When Bub turned three we had his birthday party at his favorite park by our house and he showed us just how big a three-year-old was by climbing the ladder on the playground all by himself.
Tomorrow he has kindergarten round-up to prepare him for starting school in the Fall. I'm so, so excited for him, but seriously, where does the time go?
I remember as a kid defining the transition from winter to warm by my first scraped knee. Scabbed knees always meant summer. We aren't there yet, but I have one last drop of optimism in me that says if we can make it through this weekend then warmer weather will make more than its recent lackluster entrance. Spring will come...just a few more days.
Our park trips, and any trips, have been like learning a new language with three boys in tow. Even staying home with three boys is an art form all of its own. But in these first three weeks I've learned that managing this loveable chaos is all about managing expectations.
Knowing which bars to raise, which to lower, which to forget ever existed. I struggle to keep the house clean, so I settle for organized instead. I look around at the tidy, uncluttered rooms and breath a sigh of relief and ignore handprints on the wall or a sticky spot on the floor.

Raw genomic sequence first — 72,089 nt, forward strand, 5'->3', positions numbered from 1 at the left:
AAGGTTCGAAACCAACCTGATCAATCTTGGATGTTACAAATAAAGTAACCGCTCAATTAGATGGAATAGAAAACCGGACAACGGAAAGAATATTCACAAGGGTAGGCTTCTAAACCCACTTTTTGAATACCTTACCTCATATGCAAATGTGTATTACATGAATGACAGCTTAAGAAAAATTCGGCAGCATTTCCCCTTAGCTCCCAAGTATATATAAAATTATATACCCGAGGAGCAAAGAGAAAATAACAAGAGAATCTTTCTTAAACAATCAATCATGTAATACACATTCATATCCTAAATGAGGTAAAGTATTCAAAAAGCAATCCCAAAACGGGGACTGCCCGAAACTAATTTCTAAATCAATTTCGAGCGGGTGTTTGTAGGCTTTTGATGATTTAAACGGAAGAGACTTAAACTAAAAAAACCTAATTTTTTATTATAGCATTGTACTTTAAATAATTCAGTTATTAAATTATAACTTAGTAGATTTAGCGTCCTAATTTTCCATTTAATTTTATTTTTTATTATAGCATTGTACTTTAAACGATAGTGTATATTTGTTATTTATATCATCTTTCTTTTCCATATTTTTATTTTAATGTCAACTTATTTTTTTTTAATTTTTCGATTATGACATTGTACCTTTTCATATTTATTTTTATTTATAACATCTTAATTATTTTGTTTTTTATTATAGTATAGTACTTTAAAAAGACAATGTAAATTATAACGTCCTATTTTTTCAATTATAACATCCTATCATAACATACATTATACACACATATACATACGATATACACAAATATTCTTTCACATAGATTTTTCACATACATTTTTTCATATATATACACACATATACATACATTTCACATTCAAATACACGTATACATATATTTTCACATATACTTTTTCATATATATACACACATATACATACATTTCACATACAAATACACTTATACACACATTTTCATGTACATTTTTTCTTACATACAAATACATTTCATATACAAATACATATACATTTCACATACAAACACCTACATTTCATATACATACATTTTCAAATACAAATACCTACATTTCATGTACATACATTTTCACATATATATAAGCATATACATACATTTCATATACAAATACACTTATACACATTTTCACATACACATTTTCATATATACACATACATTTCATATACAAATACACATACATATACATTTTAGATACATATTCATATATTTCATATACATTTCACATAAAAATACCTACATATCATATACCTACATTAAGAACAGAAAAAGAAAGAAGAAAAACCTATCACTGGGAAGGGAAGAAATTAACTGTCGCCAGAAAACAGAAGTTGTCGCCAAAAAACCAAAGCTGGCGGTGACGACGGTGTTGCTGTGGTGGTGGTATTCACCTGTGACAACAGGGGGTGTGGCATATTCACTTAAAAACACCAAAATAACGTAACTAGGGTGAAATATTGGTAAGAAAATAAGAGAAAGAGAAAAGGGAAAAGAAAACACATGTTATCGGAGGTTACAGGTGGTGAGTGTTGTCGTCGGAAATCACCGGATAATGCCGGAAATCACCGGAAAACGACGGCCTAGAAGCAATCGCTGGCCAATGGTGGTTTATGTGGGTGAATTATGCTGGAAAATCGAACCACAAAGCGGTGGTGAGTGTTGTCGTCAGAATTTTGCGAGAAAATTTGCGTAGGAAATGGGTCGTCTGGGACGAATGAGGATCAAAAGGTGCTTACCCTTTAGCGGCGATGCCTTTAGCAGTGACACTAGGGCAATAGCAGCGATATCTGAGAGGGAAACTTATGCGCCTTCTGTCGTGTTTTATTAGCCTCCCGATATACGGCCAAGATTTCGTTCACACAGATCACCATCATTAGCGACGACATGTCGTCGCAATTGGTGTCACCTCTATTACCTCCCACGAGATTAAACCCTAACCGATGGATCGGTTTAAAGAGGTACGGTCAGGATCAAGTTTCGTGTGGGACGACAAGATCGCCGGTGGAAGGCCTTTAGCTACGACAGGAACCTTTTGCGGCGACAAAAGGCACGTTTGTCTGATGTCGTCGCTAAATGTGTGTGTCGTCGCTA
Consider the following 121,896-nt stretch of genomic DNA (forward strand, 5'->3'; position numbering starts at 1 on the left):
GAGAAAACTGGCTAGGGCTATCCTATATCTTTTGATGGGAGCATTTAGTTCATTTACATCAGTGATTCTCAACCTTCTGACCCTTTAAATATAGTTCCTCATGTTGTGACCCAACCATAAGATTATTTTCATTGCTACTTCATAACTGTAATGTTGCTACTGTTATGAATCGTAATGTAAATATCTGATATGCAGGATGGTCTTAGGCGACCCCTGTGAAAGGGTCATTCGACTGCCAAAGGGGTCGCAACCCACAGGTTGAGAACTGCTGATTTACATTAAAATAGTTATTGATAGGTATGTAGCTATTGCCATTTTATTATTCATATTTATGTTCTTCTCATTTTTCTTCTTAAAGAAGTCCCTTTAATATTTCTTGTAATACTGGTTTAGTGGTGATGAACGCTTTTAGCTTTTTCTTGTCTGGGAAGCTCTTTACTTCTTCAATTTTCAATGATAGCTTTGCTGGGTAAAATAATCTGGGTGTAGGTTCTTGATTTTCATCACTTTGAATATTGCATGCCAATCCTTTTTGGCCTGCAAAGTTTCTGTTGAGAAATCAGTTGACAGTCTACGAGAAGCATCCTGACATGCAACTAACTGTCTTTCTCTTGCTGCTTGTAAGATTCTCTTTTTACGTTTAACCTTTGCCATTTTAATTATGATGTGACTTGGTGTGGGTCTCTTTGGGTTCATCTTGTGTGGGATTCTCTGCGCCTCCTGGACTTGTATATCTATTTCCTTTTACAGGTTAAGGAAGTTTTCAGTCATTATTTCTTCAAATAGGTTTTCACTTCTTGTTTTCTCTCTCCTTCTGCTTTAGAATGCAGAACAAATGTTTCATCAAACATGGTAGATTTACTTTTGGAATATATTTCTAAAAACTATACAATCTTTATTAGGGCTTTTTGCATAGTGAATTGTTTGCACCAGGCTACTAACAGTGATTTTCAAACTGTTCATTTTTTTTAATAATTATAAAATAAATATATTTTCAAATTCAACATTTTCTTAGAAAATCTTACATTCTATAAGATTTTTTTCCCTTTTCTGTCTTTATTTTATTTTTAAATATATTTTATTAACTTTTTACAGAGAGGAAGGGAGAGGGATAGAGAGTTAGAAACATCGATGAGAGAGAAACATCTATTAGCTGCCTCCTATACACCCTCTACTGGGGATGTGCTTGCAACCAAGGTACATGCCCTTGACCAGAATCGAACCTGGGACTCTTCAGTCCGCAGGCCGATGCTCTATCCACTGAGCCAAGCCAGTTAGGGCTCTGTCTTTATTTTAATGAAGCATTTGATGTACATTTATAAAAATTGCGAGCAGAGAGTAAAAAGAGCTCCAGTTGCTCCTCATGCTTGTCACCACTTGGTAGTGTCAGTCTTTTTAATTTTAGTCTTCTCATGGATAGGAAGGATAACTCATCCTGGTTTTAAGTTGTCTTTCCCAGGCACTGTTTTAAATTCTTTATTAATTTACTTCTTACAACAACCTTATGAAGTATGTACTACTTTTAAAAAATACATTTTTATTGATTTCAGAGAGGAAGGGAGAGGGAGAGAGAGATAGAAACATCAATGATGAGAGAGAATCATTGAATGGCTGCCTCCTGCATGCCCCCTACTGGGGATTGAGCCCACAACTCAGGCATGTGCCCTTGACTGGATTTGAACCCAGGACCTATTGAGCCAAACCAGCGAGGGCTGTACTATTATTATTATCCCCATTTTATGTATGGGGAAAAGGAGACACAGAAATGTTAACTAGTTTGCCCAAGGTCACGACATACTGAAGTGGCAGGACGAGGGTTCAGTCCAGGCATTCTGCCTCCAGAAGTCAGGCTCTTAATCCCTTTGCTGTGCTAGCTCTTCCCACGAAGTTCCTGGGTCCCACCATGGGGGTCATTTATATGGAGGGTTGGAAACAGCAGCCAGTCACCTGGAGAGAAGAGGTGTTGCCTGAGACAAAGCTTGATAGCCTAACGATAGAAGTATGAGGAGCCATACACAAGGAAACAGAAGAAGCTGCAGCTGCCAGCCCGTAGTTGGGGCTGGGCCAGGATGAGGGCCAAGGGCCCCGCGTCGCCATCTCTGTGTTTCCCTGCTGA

Monday we started our week with no laundry or chores and a clean house. And that's ok. Tuesday we ignored all household duties and played in the park and bought new hot wheels cars. And that's ok too.
Some days I'm showered, in makeup, and my hair is done. Some days I wear earrings that match my cardigan. And some days I'm lucky just to make it out of the yoga pants I slept in. And thankfully by my third baby I've accepted that losing the baby weight while breastfeeding means wearing Spanx and hoping for the best.
The bar is always moving, always adjusting, always accommodating. It's an art, a wave, a balancing act, a chaotic fluid motion of always rolling with the punches that is also in a really achy way...soothing.
Raising three boys is soothing in an achy way.
In the frustrating moments when my expectations are hard to manage and I set the bar too high or too low and someone is crying or fighting or making a mess, I remind myself what else could I be doing right now. And the answer is always nothing. Nothing, because there is nothing better I could be doing than raising these boys. So wherever the bar is set, the only thing thing that really matters is that all of my boys are happy. Nothing else matters. All of the boys must be happy. That is truly the only bar I care about.
Read more from Jessica at bubandteebs.com